BULL: Have you ever felt like Mor(t)on, and what is the worst job you’ve ever had?
PW: For sure, I’ve felt like Morton, and I think anyone who has had a handful of jobs on a resume and several decades of living has as well. Becoming a ‘Morton’ is easy when an employee is new, and it can be one swift movement from new worker to idiot-worker-who-will-never-get-this-job-right with a mistake early in the learning curve of any job. This, of course, disappears the moment someone is hired after you. To say the least, the perception of peers plays a big part in a new employee’s labeling process. The boss can be your guarantor for so long, but in time it will come down to your coworker’s opinions, and they will eventually get to your boss. Sorry to be so uplifting. Perhaps this is why I write—alone.
I think mortonization can also occur when the employee doesn’t see a future in what he/she is doing, as the constant dreaming of being somewhere else or of pursuing something else will inevitably affect the job at hand. Years back, I worked for a car rental company. I didn’t want to rent cars and didn’t see a future in it, but I needed the scratch. My job performance suffered because I was always thinking of something else and I got written up three times. So while almost every other person in the office was discussing the last time the oil had been changed in the Plymouth Reliant-K (yeah, it was that long ago), I was thinking of the best way to get over the fence without the towers seeing me. If caught in this situation yourself, you might find the reaction from coworkers to be (either said or unsaid) the ever-popular, “So, you think you’re better than us?” And to this you can answer, “No, but I’d like to try to be better.”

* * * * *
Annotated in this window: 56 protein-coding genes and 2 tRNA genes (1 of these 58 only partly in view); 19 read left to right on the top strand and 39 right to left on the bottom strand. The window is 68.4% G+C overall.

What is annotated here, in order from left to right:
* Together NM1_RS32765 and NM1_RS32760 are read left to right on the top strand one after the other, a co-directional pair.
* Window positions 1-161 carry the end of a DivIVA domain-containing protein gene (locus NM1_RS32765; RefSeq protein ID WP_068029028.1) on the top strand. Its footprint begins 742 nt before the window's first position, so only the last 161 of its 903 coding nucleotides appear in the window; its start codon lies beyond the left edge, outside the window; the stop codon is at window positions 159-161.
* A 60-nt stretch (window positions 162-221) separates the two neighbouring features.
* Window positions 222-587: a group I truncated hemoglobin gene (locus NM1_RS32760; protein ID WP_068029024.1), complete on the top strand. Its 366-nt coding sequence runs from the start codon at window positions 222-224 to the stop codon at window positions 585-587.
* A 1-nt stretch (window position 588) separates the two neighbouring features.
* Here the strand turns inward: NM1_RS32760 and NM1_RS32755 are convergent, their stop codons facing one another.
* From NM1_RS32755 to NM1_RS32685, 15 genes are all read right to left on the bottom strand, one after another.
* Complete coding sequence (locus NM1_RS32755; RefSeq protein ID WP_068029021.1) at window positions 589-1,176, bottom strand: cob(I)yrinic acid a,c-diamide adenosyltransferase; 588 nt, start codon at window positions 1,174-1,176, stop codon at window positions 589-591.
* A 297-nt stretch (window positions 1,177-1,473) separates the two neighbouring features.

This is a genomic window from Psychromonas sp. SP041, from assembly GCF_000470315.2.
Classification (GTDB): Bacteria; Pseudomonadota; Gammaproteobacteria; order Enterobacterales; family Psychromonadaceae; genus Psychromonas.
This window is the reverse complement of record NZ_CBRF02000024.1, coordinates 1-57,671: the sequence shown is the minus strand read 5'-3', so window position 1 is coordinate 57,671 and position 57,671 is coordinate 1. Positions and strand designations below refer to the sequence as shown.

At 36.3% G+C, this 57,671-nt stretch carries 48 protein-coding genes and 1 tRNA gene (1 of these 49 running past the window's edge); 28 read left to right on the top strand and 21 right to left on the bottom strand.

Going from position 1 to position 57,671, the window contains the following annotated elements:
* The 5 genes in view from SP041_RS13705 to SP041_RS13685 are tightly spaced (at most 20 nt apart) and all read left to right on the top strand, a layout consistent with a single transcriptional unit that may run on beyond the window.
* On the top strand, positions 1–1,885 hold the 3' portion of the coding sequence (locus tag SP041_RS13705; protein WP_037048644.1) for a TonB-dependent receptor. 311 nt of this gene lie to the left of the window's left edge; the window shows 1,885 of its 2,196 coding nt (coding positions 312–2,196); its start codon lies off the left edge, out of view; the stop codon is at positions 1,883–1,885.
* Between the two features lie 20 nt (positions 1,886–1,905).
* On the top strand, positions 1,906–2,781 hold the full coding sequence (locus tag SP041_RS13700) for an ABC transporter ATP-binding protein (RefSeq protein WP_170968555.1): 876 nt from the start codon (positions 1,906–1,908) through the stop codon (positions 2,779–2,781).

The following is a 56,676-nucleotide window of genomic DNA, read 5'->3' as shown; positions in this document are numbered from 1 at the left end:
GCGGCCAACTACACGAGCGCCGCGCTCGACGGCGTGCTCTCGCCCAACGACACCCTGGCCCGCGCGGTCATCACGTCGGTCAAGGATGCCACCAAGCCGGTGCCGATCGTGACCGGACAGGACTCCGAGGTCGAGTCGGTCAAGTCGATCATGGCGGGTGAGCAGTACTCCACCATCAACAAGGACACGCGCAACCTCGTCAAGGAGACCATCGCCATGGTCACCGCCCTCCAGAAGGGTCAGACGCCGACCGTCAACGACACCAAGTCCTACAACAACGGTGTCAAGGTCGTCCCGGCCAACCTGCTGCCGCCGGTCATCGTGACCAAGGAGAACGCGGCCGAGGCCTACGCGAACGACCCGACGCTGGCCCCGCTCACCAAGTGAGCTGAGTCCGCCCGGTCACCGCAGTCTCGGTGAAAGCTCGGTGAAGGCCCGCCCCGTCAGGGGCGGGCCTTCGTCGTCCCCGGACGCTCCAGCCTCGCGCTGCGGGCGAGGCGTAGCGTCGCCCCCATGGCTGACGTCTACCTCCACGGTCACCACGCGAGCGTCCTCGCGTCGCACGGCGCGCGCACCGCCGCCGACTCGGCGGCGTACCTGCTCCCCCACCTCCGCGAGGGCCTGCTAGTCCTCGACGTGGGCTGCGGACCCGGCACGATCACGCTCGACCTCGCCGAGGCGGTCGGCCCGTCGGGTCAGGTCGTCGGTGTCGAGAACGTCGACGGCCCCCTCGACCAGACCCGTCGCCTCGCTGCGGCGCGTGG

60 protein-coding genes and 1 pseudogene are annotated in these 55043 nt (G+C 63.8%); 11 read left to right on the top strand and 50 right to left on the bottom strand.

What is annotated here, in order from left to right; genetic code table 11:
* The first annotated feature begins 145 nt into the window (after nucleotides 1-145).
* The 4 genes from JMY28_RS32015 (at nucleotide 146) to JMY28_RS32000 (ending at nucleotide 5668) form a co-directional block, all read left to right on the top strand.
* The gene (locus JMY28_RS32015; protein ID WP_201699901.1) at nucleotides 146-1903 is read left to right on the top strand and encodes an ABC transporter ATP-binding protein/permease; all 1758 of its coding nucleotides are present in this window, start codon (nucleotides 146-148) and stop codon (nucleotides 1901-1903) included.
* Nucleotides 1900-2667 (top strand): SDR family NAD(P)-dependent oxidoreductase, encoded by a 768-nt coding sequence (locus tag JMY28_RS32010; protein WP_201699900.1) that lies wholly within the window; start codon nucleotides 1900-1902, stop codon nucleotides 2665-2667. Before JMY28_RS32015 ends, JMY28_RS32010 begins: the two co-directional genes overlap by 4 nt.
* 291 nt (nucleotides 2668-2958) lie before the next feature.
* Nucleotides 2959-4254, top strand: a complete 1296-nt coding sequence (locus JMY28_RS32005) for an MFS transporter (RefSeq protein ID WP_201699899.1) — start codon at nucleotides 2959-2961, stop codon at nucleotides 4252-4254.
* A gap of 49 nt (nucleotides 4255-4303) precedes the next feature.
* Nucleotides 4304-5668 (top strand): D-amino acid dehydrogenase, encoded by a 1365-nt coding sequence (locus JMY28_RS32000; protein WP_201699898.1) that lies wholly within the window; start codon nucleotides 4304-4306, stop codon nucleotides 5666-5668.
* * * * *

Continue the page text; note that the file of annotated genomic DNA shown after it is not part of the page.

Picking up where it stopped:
The worst job. Let me choose between the rack and the breaking wheel. I have had some frustrating jobs—mason’s laborer, insurance salesman, supervisor for a contract security company—and they all have spawned moments that would qualify as worst. Tarring a foundation on a ninety-five degree day; closing a twelve hundred dollar sale at night only to have the person back out the next morning with a 9 AM call to the office; and too many with the security company to even narrow it down to the twenty worst. I guess all jobs have that one task that makes a person reconsider why they filled out an application in the first place. Not long ago I was driving on the interstate in a cold pouring rain, on the way back home from another state. I saw a line of about thirty tractor trailers backed up in the weigh station and extended onto the interstate. In the downpour, a saturated state trooper stood at the driver’s side window logging the trucks on a clipboard. The computer must have gone down. He probably hadn’t thought that was going to be part of the job.
Anyway, I write now. It can be frustrating and the mass of rejections can be avalanche-like, but when the creative process is pumping, it is truly satisfying in a way I imagine very few vocations can claim. By the way, if you’re in need of a writer, feel free visit my website, www.paulweidknecht.com, and shoot me an email. I promise that if you hire me I’ll never write an article about how bad the job was—just make sure the check clears and that if the time ever comes to fire me, it’s well past 9 AM when you call.